According to University of Birmingham research, vulnerabilities in Apple Pay or Visa could allow hackers to bypass the iPhone’s Apple Pay lock screen to perform contactless payments.
Experts from the University of Birmingham’s School of Computer Science, and the University of Surrey’s Department of Computer Science discovered that their method could be used to bypass any contactless limit which allows transactions of any amount. The 2022 IEEE Symposium on Security and Privacy will present their findings in a paper.
Researchers discovered that Visa cards set up in Express Transit mode in an iPhone’s wallet can expose the vulnerability. Transit mode, a feature found on many smartphones, allows commuters to quickly make a mobile payment at an underground station turnstile without fingerprint authentication.
The weakness is in Apple Pay and Visa working together. It does not affect other combinations such as Mastercard on iPhones or Visa on Samsung Pay.
The team used simple radio equipment to identify a unique code that was broadcast by the turnstiles or transit gates. The code, nicknamed by the researchers the “magic bytes”, will unlock Apple Pay. They were able to then use the code to disrupt the signals between the iPhone’s and the reader of shop cards. They broadcast the magic bytes, changing the fields, and fooled the iPhone into believing it was talking with a transit gate.
The shop reader is also convinced by the research that the iPhone has successfully completed its user authorization. Therefore, any amount can be paid without the iPhone’s knowledge.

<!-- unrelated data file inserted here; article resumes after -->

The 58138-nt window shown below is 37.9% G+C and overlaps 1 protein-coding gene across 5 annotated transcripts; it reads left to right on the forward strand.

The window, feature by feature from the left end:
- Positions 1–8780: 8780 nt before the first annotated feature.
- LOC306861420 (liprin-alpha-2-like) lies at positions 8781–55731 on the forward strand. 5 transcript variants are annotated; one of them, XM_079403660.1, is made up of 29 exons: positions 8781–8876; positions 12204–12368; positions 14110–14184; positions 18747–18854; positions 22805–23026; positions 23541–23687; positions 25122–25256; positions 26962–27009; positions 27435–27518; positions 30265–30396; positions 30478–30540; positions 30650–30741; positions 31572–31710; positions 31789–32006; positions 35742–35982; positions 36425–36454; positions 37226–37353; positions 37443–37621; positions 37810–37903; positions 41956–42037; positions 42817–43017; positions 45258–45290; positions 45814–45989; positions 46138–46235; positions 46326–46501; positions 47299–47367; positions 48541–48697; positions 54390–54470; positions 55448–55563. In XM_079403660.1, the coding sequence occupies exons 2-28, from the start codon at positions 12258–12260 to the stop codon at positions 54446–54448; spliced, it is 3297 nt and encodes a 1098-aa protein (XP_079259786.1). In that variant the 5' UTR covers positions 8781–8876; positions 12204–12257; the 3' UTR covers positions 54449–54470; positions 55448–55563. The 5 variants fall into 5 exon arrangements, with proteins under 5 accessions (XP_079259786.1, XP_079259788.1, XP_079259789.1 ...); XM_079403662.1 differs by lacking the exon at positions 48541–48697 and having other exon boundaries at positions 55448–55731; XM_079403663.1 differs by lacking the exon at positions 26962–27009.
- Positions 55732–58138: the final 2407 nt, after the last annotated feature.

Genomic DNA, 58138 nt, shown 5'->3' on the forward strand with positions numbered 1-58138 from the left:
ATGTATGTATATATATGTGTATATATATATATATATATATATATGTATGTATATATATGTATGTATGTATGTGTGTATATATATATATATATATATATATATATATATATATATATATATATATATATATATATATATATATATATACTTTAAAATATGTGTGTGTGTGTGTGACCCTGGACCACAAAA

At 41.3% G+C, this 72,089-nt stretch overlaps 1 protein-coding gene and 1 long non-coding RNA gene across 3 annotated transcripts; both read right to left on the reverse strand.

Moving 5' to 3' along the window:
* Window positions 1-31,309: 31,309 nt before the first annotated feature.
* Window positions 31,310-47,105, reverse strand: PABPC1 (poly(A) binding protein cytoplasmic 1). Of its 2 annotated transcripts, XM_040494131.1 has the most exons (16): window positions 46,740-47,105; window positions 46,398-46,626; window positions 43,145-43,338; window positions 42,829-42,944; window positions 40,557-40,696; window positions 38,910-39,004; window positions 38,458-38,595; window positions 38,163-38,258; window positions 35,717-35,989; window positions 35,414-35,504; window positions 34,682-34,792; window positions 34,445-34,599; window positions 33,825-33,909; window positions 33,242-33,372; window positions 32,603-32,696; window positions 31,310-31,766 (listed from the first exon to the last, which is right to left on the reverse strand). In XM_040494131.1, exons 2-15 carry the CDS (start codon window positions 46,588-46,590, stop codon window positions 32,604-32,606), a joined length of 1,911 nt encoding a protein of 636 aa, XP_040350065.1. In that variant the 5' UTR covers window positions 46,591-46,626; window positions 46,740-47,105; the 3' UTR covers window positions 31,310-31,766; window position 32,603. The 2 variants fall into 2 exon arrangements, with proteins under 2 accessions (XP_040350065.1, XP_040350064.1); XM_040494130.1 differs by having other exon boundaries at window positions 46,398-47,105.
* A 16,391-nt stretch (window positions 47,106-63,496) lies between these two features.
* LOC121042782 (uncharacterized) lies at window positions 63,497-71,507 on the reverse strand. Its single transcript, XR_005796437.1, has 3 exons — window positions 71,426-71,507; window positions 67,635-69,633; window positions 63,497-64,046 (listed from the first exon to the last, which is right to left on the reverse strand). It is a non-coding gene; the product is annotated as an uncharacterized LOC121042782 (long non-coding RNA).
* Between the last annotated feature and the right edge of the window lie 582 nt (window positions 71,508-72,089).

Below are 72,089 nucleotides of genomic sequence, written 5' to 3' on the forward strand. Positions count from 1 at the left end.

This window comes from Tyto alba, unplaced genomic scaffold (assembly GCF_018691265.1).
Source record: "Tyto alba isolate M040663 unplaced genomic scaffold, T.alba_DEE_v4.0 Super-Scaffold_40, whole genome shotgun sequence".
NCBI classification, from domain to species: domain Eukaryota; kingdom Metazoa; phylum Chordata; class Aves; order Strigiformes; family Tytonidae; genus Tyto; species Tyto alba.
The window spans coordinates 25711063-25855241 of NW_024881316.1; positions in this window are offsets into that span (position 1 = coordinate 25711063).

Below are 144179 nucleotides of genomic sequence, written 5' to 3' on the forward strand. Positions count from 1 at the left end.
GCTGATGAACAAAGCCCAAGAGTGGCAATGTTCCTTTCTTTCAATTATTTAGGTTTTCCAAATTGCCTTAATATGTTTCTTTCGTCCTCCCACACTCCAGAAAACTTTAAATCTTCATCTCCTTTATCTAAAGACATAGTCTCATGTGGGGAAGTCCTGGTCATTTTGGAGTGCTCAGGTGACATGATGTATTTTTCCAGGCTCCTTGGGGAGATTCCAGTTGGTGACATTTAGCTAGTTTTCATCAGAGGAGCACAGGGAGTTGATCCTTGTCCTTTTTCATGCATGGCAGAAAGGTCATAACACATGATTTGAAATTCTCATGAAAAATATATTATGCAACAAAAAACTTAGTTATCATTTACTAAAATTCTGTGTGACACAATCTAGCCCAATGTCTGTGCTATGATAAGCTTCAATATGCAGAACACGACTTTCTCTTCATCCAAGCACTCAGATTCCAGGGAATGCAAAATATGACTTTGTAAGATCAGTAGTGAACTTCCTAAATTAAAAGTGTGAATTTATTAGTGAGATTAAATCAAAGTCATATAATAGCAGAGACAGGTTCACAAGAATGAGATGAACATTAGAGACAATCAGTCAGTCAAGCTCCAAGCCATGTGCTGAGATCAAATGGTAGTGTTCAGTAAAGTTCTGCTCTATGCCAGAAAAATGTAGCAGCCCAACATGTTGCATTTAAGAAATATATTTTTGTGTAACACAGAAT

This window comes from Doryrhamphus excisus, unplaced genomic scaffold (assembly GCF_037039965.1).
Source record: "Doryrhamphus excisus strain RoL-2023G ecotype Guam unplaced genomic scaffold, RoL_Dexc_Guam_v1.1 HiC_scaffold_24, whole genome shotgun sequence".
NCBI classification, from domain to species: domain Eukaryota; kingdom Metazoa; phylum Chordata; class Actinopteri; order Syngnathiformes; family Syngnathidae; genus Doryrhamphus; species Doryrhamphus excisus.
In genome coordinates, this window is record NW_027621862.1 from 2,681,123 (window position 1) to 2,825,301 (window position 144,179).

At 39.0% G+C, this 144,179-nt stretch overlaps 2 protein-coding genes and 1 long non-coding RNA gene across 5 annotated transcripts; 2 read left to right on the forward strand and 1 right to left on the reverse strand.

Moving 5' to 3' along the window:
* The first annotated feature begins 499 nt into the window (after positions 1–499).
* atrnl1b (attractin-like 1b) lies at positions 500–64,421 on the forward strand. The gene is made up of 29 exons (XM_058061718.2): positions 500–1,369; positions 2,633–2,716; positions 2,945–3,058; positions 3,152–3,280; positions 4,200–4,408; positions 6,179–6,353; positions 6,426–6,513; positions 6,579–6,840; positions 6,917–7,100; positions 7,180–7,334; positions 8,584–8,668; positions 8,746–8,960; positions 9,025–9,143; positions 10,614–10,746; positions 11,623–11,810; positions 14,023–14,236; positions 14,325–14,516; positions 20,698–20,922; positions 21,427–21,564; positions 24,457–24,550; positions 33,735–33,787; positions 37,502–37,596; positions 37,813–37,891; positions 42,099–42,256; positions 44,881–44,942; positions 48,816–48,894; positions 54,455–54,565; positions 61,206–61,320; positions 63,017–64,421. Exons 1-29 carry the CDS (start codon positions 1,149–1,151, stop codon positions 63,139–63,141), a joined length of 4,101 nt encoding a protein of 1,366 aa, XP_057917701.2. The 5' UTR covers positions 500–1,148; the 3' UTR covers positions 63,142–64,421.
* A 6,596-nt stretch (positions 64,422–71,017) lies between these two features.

The research was led by Dr. Andreea Radu from the School of Computer Science, University of Birmingham. She stated that “our work shows a clear example a feature meant to incrementally simplify life, but which backfires and negatively impacts security, with potential serious financial consequences for users.”
“Our conversations with Visa and Apple revealed that both parties are partially to blame and neither is willing to take responsibility for implementing a fix. This leaves users vulnerable indefinitely.”
Dr. Ioana Boureanu from the University of Surrey’s Centre for Cyber Security added that “we show how a useability feature in contactless phone payments can reduce security. We also discovered contactless mobile-payment design, such as Samsung Pay which is both secure and usable. Apple Pay users shouldn’t have to compromise security for usability. However, some do.
Tom Chothia, a co-author and also from the School of Computer Science, University of Birmingham, stated that iPhone owners should verify if they have a Visa Card set up for transit payments. If so, they should disable it. Apple Pay users are not at risk, but Visa and Apple will fix it.